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Locus Health helps deliver music therapy through Ollie Hinkle Heart Foundation


Christy Merrell
Christy Merrell
OHHF puts together music buckets for kids
OHHF puts together music buckets for kids
The secret to making a great connection is to “meet people where they are,” Christy Merrell says. “When you start where the client is coming from, they don’t have to do additional work, problem solve, or climb mountains to be with you. They get to be where they are and relax into music as therapy.” Music Therapists have a special place with the Ollie Hinkle Heart Foundation (OHHF) and are treasured resources for heart patients. On our continued journey in May to call attention to mental health awareness month, Locus is reflecting on our special partnership with OHHF to deploy mental health services in many forms. Music Therapy is just one of the ways that patients and their families can receive support through congenital heart defects (CHD) which is also known as pediatric heart disease (PHD).


Locus enables OHHF to offer a wide variety of accomplished clinicians to assist in therapies for patients and their families. Using music therapy is particularly important in a young population that may not have all the words or ability to put talk therapy to use yet. Music is a universal language that is used to teach patients calming techniques, to put words to frustrations, and to express how they are feeling through sound. Children with CHD often wear a Berlin Heart device that acts as an external pacemaker for their hearts while they wait for a transplant. Patients wearing these devices go through weekly sterile dressing changes that can be traumatic. Incorporating music therapy as an automatic referral during these appointments has made a huge difference.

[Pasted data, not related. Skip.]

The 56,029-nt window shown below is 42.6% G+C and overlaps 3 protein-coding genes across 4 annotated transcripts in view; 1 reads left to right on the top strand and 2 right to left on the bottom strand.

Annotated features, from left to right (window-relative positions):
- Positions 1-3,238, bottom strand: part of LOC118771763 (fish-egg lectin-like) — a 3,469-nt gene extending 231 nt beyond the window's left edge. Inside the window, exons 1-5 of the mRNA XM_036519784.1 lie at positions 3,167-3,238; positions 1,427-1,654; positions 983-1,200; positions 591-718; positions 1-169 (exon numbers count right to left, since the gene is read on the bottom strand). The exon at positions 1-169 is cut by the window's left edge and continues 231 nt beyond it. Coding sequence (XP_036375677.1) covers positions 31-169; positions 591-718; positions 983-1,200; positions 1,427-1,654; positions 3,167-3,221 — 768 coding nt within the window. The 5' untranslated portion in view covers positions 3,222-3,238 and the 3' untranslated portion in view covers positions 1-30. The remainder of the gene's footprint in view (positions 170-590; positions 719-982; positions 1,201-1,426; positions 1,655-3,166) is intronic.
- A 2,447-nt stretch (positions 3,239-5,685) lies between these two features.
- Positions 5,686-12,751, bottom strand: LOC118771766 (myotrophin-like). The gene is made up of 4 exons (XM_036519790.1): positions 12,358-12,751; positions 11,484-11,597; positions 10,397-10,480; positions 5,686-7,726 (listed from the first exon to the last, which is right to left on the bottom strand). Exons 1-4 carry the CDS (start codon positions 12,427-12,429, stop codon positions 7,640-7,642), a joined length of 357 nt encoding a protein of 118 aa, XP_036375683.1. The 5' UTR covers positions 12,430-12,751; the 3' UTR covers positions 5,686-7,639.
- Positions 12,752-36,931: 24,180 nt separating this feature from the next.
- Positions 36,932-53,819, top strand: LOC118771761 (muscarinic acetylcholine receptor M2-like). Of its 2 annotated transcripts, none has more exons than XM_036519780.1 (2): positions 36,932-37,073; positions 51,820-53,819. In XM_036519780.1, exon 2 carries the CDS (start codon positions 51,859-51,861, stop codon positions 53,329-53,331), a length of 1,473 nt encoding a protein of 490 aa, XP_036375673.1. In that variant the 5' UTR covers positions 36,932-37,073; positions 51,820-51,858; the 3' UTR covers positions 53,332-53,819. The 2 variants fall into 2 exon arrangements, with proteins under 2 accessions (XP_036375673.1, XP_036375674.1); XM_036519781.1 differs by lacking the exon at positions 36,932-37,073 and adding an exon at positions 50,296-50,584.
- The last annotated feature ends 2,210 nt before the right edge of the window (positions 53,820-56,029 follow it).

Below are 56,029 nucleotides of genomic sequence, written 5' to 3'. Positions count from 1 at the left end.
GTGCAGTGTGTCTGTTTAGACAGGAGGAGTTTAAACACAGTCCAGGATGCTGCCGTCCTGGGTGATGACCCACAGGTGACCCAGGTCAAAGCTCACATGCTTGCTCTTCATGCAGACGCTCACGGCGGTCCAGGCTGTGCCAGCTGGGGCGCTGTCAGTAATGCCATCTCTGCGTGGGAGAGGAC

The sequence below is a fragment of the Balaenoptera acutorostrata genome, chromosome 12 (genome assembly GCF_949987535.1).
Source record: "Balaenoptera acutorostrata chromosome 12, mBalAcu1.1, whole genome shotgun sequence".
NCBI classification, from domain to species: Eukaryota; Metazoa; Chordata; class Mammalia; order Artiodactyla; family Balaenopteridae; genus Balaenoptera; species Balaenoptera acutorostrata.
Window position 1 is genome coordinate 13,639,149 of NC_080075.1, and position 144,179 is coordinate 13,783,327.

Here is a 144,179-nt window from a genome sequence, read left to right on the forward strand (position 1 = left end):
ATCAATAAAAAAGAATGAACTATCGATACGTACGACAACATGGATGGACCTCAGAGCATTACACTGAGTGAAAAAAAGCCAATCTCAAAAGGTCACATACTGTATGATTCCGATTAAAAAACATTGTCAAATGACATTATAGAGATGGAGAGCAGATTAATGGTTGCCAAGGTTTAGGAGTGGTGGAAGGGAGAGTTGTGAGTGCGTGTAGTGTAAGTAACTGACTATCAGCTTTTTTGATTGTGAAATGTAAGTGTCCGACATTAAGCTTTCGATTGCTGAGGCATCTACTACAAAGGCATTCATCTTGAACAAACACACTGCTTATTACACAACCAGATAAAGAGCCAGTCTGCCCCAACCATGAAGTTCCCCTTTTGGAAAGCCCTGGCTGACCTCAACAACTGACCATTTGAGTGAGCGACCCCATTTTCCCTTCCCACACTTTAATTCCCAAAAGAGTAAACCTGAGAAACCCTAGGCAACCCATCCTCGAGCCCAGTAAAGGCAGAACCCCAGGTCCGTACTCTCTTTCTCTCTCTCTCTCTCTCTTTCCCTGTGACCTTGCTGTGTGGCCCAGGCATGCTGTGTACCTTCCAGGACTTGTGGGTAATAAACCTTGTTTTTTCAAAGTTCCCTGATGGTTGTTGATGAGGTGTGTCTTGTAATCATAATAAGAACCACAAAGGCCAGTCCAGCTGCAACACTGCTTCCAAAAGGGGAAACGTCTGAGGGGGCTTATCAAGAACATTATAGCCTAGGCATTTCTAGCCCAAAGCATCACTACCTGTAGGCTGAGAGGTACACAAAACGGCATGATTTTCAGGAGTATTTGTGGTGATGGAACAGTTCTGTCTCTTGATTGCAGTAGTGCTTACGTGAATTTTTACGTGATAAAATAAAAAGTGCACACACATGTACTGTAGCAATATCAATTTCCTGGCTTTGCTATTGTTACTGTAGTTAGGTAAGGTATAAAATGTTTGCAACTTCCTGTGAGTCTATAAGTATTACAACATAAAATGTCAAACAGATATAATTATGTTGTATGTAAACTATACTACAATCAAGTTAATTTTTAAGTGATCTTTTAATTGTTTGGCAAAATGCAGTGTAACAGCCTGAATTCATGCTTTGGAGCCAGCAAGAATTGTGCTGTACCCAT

“These kids need autonomy; they are so used to having procedures and enduring the journey that is not their choice. Giving them the ability to play a harmonica behind a sterile veil while I gown and glove up with them allows for some emotional freedom. The Harmonica is a favorite because the kids can make music to express frustration while also filling their lungs and doing some deep breathing. Adding an option to have participatory music therapy during a dressing change allows the child to really focus their attention elsewhere and most do not require as much pain medication as a result,” says Merrell.

OHHF has set up a bundle of instruments that is sent to the kids in the music therapy program, making music accessible and fun activity for the participants. Allowing siblings to also participate has been valuable for Merrell as well. “The sibling relationship changes when one child needs all the attention from parents and family members. Giving siblings either individual or group time with brothers or sisters allows them some normalcy to laugh, express themselves and relieve the tension in the family unit.”

Merrell shares another experience, “I have one child who was able to vent her anger at the lack of autonomy by screaming her ABC’s song and dance around like she was at a metal concert. It was wonderfully cathartic.” Giving patients options to have these therapies virtually through Locus helps to close the gap between providers and patients when therapies and services are not available. Many CHD families don’t live in metropolitan areas where there might be several music therapists to choose from. Giving access through virtual care is a real game changer for a lot of these families. “OHHF does fabulous work allowing us to provide therapy to any client who needs it regardless of location,” says Merrell. “I love what I do and the difference it makes.”

If you are interested in learning more about the Ollie Hinkle Heart Foundation (OHHF), please click here.

If you are interested in learning more about Christy Merrell’s work, please click here.

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